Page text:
Illinois Gov. Bruce Rauner’s signature on legislation banning gay conversion therapy on minors brings to four the number of states, plus the District of Columbia, that have outlawed the controversial practice of “curing” a person’s sexual orientation through counseling or behavior modification.
Rauner, a Republican, said the state “has a compelling interest in protecting the physical and psychological well-being of minors, including lesbian, gay, bisexual and transgender youth and in protecting its minors against exposure to serious harms caused by sexual orientation change efforts.”
The new law in Illinois differs from legislation enacted by legislatures in California, New Jersey, Oregon and Washington, D.C., that enacted anti-conversion therapy laws during the last few years. In those states, the psychology licensing boards are charged with disciplining therapists that employ conversion therapy.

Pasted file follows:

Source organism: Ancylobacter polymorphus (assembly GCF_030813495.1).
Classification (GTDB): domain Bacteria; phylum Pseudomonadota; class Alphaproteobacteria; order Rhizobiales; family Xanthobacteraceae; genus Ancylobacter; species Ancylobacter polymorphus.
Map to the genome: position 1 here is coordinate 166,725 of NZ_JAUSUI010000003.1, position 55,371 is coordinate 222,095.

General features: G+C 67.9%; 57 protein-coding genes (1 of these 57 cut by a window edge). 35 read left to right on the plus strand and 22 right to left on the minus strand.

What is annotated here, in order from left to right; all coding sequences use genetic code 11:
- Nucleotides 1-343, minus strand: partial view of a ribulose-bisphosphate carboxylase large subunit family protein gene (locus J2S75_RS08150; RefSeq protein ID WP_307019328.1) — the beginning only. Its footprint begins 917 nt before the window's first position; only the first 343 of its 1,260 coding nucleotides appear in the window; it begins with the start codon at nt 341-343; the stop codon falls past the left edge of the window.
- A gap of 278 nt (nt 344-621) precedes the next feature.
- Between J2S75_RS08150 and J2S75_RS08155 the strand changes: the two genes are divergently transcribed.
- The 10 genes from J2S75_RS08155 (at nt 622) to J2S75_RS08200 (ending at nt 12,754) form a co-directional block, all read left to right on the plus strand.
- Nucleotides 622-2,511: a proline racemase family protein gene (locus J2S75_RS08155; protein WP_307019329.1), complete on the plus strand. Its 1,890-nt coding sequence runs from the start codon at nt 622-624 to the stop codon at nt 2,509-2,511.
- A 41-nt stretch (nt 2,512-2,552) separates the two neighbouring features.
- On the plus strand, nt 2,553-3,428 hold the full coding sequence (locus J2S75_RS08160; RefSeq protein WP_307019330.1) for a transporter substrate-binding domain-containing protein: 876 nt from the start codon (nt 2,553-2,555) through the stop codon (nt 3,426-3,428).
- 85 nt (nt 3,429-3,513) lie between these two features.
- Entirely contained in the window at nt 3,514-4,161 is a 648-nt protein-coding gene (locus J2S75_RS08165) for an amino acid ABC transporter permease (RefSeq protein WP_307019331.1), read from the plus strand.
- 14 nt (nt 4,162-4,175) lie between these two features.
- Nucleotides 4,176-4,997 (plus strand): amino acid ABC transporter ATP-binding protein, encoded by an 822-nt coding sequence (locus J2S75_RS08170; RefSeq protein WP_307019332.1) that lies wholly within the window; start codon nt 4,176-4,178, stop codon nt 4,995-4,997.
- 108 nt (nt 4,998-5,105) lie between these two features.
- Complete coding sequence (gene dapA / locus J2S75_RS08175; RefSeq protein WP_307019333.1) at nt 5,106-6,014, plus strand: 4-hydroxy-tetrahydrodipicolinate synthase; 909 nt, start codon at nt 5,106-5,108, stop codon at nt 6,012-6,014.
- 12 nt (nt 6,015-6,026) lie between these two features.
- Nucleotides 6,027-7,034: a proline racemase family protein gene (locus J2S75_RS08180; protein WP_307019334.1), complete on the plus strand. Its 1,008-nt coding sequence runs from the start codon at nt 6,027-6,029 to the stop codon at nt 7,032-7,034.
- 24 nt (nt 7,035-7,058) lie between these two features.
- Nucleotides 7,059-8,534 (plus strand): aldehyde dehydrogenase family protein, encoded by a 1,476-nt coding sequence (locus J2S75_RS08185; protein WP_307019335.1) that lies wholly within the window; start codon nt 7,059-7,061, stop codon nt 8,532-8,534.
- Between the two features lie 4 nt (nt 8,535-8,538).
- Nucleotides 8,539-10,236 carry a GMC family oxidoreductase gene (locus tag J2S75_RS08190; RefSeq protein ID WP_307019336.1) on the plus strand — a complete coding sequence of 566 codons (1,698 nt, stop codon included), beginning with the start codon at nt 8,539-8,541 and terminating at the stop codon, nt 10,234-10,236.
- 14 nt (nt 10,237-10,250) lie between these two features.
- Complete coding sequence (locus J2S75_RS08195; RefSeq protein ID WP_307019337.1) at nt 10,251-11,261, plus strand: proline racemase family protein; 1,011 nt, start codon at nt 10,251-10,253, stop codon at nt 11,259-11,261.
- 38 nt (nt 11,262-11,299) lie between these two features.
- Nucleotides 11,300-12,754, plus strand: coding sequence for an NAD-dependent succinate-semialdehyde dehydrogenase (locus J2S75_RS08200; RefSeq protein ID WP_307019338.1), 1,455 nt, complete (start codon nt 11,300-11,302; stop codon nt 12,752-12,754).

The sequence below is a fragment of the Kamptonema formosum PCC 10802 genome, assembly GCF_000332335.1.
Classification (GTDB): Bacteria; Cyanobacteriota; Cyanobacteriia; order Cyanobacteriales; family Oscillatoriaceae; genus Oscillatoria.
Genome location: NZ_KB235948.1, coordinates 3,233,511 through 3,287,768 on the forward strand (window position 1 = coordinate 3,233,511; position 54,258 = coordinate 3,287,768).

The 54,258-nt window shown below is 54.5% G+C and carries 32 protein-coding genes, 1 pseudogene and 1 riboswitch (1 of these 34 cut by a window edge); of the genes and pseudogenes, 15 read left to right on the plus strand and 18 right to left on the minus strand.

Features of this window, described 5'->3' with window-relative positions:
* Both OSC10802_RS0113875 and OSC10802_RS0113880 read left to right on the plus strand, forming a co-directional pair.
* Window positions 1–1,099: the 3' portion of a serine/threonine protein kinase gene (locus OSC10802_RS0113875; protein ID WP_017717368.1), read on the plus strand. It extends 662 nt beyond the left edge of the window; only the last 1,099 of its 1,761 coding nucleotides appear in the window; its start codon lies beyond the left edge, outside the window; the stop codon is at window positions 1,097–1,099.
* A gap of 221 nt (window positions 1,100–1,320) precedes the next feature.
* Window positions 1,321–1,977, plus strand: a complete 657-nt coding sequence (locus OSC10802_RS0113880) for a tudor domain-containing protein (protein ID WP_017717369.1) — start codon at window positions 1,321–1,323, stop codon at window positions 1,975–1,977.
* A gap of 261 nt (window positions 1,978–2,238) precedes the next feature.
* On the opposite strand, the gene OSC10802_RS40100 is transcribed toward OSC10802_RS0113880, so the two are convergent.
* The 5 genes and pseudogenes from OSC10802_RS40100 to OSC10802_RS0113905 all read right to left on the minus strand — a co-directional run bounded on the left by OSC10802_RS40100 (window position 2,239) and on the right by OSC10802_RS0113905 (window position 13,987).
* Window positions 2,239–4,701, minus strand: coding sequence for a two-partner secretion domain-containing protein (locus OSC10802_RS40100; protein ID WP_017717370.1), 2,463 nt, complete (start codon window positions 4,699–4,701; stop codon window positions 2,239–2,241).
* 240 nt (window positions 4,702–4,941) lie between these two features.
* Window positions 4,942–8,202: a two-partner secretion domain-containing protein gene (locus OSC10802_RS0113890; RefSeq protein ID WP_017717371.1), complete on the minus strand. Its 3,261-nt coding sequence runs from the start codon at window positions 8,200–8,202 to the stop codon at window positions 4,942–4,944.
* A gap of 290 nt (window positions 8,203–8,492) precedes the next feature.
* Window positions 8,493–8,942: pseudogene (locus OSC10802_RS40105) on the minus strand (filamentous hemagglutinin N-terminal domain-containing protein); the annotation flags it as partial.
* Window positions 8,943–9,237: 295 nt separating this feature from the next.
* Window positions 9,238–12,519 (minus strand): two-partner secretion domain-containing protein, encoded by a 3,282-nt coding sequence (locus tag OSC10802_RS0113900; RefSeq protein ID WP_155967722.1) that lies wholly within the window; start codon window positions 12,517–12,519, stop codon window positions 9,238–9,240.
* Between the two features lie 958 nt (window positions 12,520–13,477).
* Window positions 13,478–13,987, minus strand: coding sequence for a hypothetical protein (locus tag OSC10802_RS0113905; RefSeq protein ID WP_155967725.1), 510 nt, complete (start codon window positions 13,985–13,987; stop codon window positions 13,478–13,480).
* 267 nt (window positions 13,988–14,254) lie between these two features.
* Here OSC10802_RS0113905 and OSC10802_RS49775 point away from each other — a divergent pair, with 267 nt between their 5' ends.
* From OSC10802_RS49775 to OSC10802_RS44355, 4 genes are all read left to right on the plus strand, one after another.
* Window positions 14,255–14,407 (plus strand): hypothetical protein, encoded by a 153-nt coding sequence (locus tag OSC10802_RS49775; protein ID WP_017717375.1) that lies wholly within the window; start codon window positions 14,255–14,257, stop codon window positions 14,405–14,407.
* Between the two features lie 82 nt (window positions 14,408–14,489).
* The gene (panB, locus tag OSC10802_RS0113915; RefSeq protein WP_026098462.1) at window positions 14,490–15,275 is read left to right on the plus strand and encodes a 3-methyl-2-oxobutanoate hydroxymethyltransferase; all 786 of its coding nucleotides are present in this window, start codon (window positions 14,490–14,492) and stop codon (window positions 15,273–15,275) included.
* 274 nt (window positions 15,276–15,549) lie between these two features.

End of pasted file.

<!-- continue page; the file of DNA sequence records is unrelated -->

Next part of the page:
The Illinois law states that gay conversion therapy violates the state’s consumer fraud act and allows people who have been subjected to the practice to seek action against the provider.
New Jersey paved the way for linking conversion therapy to consumer fraud in a groundbreaking ruling in which a judge earlier this year found JONAH (Jews Offering New Alternatives for Healing) guilty of committing fraud and ordered its owners to pay damages of $72,400 to four former clients because it falsely claimed that homosexuality was a disease.